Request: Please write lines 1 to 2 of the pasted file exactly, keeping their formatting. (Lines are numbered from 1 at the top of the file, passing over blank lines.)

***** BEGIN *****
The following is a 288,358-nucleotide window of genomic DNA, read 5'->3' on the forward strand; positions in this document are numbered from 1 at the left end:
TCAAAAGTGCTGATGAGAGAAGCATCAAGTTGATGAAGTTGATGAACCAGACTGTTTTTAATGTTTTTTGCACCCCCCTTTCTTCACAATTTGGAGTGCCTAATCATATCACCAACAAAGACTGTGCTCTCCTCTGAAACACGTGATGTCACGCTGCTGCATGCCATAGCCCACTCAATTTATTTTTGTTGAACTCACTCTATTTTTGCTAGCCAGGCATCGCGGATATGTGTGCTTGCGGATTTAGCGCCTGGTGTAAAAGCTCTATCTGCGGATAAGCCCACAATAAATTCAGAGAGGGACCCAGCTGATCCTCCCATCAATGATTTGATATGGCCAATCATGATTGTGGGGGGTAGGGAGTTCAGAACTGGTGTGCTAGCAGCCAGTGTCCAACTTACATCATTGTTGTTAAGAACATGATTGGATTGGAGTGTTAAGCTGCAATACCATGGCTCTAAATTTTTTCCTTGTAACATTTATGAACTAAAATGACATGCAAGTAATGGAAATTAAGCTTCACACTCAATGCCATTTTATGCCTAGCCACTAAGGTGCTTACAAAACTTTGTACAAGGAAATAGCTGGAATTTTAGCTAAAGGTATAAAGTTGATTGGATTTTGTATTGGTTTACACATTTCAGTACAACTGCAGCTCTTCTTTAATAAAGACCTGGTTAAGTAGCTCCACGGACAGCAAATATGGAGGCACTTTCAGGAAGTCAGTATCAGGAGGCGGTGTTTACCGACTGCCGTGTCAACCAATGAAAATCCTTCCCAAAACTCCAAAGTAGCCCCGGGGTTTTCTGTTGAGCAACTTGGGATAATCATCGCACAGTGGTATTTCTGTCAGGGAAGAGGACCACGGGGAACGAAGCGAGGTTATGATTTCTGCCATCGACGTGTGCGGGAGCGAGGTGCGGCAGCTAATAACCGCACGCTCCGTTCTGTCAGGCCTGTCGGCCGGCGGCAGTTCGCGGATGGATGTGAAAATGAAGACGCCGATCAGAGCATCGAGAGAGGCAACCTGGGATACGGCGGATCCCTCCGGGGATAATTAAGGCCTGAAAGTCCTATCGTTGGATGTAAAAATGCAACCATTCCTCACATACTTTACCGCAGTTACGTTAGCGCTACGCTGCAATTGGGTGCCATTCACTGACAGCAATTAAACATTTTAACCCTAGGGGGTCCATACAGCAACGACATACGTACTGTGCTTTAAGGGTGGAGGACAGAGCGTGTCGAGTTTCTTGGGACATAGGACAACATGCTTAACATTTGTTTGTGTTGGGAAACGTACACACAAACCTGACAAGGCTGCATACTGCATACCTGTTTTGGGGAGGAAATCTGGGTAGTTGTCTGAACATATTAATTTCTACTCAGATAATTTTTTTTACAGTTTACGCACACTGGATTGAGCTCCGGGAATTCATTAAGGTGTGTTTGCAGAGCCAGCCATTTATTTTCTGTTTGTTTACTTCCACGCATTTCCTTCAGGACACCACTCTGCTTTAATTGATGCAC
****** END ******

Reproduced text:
The following is a 288,358-nucleotide window of genomic DNA, read 5'->3' on the forward strand; positions in this document are numbered from 1 at the left end:
TCAAAAGTGCTGATGAGAGAAGCATCAAGTTGATGAAGTTGATGAACCAGACTGTTTTTAATGTTTTTTGCACCCCCCTTTCTTCACAATTTGGAGTGCCTAATCATATCACCAACAAAGACTGTGCTCTCCTCTGAAACACGTGATGTCACGCTGCTGCATGCCATAGCCCACTCAATTTATTTTTGTTGAACTCACTCTATTTTTGCTAGCCAGGCATCGCGGATATGTGTGCTTGCGGATTTAGCGCCTGGTGTAAAAGCTCTATCTGCGGATAAGCCCACAATAAATTCAGAGAGGGACCCAGCTGATCCTCCCATCAATGATTTGATATGGCCAATCATGATTGTGGGGGGTAGGGAGTTCAGAACTGGTGTGCTAGCAGCCAGTGTCCAACTTACATCATTGTTGTTAAGAACATGATTGGATTGGAGTGTTAAGCTGCAATACCATGGCTCTAAATTTTTTCCTTGTAACATTTATGAACTAAAATGACATGCAAGTAATGGAAATTAAGCTTCACACTCAATGCCATTTTATGCCTAGCCACTAAGGTGCTTACAAAACTTTGTACAAGGAAATAGCTGGAATTTTAGCTAAAGGTATAAAGTTGATTGGATTTTGTATTGGTTTACACATTTCAGTACAACTGCAGCTCTTCTTTAATAAAGACCTGGTTAAGTAGCTCCACGGACAGCAAATATGGAGGCACTTTCAGGAAGTCAGTATCAGGAGGCGGTGTTTACCGACTGCCGTGTCAACCAATGAAAATCCTTCCCAAAACTCCAAAGTAGCCCCGGGGTTTTCTGTTGAGCAACTTGGGATAATCATCGCACAGTGGTATTTCTGTCAGGGAAGAGGACCACGGGGAACGAAGCGAGGTTATGATTTCTGCCATCGACGTGTGCGGGAGCGAGGTGCGGCAGCTAATAACCGCACGCTCCGTTCTGTCAGGCCTGTCGGCCGGCGGCAGTTCGCGGATGGATGTGAAAATGAAGACGCCGATCAGAGCATCGAGAGAGGCAACCTGGGATACGGCGGATCCCTCCGGGGATAATTAAGGCCTGAAAGTCCTATCGTTGGATGTAAAAATGCAACCATTCCTCACATACTTTACCGCAGTTACGTTAGCGCTACGCTGCAATTGGGTGCCATTCACTGACAGCAATTAAACATTTTAACCCTAGGGGGTCCATACAGCAACGACATACGTACTGTGCTTTAAGGGTGGAGGACAGAGCGTGTCGAGTTTCTTGGGACATAGGACAACATGCTTAACATTTGTTTGTGTTGGGAAACGTACACACAAACCTGACAAGGCTGCATACTGCATACCTGTTTTGGGGAGGAAATCTGGGTAGTTGTCTGAACATATTAATTTCTACTCAGATAATTTTTTTTACAGTTTACGCACACTGGATTGAGCTCCGGGAATTCATTAAGGTGTGTTTGCAGAGCCAGCCATTTATTTTCTGTTTGTTTACTTCCACGCATTTCCTTCAGGACACCACTCTGCTTTAATTGATGCAC